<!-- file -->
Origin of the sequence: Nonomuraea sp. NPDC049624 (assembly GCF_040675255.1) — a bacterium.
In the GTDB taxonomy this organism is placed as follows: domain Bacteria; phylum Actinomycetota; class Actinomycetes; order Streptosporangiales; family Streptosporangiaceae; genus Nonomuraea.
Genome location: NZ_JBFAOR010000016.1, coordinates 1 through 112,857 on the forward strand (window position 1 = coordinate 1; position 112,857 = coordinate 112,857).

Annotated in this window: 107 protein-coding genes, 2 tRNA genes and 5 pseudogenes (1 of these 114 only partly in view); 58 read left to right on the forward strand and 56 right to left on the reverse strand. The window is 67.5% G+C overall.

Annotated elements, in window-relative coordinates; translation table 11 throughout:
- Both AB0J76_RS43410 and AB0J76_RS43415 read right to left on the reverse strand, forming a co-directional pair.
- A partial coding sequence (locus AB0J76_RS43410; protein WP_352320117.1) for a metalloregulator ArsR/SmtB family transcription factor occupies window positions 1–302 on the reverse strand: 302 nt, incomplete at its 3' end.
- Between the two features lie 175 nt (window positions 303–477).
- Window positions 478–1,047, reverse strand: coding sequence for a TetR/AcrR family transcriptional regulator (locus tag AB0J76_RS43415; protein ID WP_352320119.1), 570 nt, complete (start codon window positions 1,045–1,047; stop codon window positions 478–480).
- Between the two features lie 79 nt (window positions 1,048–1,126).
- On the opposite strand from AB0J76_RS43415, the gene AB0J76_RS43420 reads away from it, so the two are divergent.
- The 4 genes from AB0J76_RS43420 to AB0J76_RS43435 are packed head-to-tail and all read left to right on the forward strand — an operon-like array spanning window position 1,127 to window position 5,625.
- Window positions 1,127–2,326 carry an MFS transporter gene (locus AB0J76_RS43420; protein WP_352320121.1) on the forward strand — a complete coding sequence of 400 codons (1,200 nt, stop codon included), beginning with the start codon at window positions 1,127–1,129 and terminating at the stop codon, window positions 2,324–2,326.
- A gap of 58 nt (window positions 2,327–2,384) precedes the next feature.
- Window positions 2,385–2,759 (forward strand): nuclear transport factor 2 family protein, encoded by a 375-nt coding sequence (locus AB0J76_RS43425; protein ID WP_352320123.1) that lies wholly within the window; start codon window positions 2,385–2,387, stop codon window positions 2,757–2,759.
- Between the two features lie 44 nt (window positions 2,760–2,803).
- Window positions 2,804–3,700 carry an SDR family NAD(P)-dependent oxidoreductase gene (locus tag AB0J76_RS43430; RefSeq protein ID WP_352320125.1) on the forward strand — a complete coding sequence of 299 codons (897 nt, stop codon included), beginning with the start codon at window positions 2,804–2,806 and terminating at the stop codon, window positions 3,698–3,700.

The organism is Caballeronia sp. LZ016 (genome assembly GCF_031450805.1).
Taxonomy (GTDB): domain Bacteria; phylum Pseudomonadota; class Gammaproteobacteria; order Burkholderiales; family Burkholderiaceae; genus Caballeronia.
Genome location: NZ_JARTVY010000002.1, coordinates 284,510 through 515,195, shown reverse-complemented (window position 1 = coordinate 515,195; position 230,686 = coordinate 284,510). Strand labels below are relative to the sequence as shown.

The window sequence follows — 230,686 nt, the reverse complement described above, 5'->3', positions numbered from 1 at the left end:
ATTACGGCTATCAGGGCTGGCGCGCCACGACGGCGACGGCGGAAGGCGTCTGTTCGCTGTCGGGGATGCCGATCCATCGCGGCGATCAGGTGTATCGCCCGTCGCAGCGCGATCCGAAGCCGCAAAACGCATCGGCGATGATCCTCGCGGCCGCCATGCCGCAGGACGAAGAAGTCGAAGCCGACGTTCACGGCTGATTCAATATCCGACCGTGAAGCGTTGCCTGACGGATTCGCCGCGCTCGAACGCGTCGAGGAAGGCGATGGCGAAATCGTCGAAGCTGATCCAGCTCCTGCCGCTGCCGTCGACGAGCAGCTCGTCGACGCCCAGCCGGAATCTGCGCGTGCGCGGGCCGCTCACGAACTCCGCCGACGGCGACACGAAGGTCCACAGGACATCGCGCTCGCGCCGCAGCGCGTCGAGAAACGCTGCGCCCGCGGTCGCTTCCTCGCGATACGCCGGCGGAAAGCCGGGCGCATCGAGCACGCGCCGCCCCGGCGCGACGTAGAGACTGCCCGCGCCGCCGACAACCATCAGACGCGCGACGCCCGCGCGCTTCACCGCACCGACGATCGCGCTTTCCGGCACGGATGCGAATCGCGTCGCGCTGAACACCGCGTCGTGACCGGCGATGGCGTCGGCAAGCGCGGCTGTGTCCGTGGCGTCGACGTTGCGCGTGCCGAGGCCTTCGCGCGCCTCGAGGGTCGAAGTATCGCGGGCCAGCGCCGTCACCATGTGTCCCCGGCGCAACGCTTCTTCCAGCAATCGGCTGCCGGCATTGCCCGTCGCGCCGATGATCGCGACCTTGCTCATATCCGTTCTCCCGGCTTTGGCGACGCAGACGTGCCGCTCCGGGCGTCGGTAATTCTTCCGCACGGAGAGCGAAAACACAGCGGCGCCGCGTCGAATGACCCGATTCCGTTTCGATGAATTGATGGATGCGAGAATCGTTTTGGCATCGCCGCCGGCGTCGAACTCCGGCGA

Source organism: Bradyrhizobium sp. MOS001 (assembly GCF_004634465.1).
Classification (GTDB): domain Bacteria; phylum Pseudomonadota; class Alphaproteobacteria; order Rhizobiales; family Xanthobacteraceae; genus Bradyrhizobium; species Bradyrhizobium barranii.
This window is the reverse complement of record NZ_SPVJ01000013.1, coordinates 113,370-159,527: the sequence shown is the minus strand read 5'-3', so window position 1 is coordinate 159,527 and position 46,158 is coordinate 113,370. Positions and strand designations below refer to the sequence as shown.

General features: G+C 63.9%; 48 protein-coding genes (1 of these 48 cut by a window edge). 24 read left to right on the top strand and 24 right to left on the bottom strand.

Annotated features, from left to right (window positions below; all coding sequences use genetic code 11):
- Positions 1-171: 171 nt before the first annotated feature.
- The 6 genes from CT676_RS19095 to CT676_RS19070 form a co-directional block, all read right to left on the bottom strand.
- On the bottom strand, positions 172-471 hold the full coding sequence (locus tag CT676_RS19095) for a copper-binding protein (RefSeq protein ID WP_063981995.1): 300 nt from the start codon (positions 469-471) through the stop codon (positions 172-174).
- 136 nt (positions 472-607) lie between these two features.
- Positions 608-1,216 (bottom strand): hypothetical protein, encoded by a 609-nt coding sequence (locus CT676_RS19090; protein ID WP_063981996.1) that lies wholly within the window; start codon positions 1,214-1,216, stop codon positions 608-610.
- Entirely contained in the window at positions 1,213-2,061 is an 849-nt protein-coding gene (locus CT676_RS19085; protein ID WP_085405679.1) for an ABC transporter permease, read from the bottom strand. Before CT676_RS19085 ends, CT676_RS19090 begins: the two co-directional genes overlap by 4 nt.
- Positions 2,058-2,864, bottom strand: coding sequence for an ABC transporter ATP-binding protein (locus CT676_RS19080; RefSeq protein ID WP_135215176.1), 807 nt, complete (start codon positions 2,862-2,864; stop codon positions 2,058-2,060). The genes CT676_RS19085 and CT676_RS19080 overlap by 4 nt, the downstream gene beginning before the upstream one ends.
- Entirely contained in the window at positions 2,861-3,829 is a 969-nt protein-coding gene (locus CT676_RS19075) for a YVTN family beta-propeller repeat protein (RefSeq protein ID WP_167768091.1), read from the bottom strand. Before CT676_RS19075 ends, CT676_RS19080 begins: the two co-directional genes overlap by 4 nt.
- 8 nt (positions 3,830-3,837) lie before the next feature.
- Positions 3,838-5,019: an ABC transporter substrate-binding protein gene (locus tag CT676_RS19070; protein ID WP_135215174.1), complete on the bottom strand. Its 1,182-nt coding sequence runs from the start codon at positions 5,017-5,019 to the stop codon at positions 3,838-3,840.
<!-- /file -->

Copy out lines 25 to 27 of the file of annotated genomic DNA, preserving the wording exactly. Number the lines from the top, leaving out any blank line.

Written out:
This window is the reverse complement of record NZ_SPVJ01000013.1, coordinates 113,370-159,527: the sequence shown is the minus strand read 5'-3', so window position 1 is coordinate 159,527 and position 46,158 is coordinate 113,370. Positions and strand designations below refer to the sequence as shown.

General features: G+C 63.9%; 48 protein-coding genes (1 of these 48 cut by a window edge). 24 read left to right on the top strand and 24 right to left on the bottom strand.

Annotated features, from left to right (window positions below; all coding sequences use genetic code 11):